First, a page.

About noon the clergyman showed in sight, crawling along on a poor, downhearted-looking animal which might once have been a horse.

Sandy, in a clean shirt and a tweed coat, stepped forward and welcomed him and introduced him to his friends. The friends seemed more taken up with the steed, and stared it all over. But it didn’t seem to mind. It wasn’t a sensitive animal. It seemed glad it had arrived, though. ’T was a rare piece of horseflesh: it looked like the last of its tribe. There it stood without leaning against anything - its head down and its eyes closed, until you felt solemn and reverent and inclined to take your hat off.

Uncle, who had not had time to clean himself, hobbled up like a disreputable hotel-groom, saluted the clergyman, and taking hold of the bridle-reins with both hands pulled the animal across to the shed, and quarrelled with it because it showed signs of life when it saw hay there and shoved him about with its shapeless head when he started to take the bridle off. But when one of Sandy’s old mares approached to see what it was, and the skeleton put its ears back skittishly and assumed a rakish attitude, Uncle took kindly to it. He chuckled and threw it a bundle of hay.

It did eat, too!—looked as if it would have tackled a feed of bark or bottles with gratitude. When Uncle saw the appetite it had he gathered up the cart-saddle and winkers and some bags that were lying about, and put them in the shed. Then, with an old rag of a coat of his own hanging on his arm, he returned to the company.

Dick Saunders, with his long hair and whiskers combed, came out. “This is the chap!” Sandy said, and the clergyman smiled and extended his soft white hand to Dick and asked how he was.

Dick claimed to be “tip-top,” but didn’t know how he would feel directly.

Uncle guffawed and made several suggestive remarks about weddings. Dick frowned on Uncle and called him a turnip. Fire and water came into Uncle’s little red eyes, and if Dick had been a small man and less like a bushranger there might easily have been an inquest in place of a wedding. The clergyman spoke to Sandy, and they both went inside. Dick and the others strolled over to the shed, smoking. When Dick set eyes on the clergyman’s horse he stood—spell-bound!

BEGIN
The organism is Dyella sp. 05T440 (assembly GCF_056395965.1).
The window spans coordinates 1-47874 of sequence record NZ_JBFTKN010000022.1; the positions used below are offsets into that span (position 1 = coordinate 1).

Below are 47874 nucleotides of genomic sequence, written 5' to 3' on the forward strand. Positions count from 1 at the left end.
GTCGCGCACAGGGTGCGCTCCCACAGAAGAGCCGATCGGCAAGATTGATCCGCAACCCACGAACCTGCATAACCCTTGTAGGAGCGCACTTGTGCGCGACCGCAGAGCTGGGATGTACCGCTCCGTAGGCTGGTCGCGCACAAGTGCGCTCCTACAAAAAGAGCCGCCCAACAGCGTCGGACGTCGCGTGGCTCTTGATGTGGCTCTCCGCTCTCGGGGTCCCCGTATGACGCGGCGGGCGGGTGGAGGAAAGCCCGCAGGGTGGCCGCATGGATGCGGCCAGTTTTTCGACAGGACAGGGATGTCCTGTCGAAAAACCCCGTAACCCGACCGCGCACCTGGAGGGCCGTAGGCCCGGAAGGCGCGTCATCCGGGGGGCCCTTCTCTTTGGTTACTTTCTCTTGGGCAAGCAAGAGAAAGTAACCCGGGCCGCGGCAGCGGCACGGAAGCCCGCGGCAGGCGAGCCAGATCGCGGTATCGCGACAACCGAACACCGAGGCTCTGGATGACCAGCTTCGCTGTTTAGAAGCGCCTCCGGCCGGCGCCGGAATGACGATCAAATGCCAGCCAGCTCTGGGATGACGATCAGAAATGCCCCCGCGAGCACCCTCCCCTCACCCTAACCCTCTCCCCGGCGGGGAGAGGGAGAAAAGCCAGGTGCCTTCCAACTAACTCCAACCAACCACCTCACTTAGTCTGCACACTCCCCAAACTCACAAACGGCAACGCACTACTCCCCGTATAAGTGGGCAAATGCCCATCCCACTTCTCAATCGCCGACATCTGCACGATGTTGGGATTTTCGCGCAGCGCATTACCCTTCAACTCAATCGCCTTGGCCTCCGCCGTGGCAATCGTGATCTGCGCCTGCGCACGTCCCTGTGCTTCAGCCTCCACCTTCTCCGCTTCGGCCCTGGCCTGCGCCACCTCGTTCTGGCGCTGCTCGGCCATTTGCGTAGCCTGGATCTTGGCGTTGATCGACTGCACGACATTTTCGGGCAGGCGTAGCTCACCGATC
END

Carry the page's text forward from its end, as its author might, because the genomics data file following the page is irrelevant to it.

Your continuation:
“Holy!” he said. Then he walked up to it and said “Shoo!” and threw up his arms. But it wasn’t a nervous beast; it didn’t lift its head from the hay.

“Should have been kept for a sire!” Dick remarked. The others laughed.

Then Dick stole the hay and ran round the yard with it. The brute wearily pursued him, whinnying imploringly for the fodder. It was a grand entertainment. Dick kept it going until Sandy called out from the back door that they were waiting; then he threw the hay to the brute and walked off, hitching his trousers and girthing himself up as he approached the door.

Inside was a great crowd. Dick could scarcely get in. At the table sat the clergyman, calm, composed; a leather bag, some papers, and a bottle of ink rested innocently before him. The guests, expectant and reverent-looking, stared at him nervously—only their breathing was audible.

“Where’s she?” Dick said, glaring all round the room.

Riley, who could never keep his tongue quiet, ejaculated, “Elorped!” and made Mrs. Riley and Daley’s wife shriek, and destroyed the solemnity.

The clergyman motioned Dick into position. Dick, who had been coached for several weeks in the ceremony by Sandy, dropped on his knees; but Daley, who had been married three times and knew more of the business than Sandy did, poked him up again. Dick stared and looked awkward, and stumbled about like a horse being shunted in a truck. At last Mrs. Harris and Kate, in charge of the bride, processioned from the bedroom.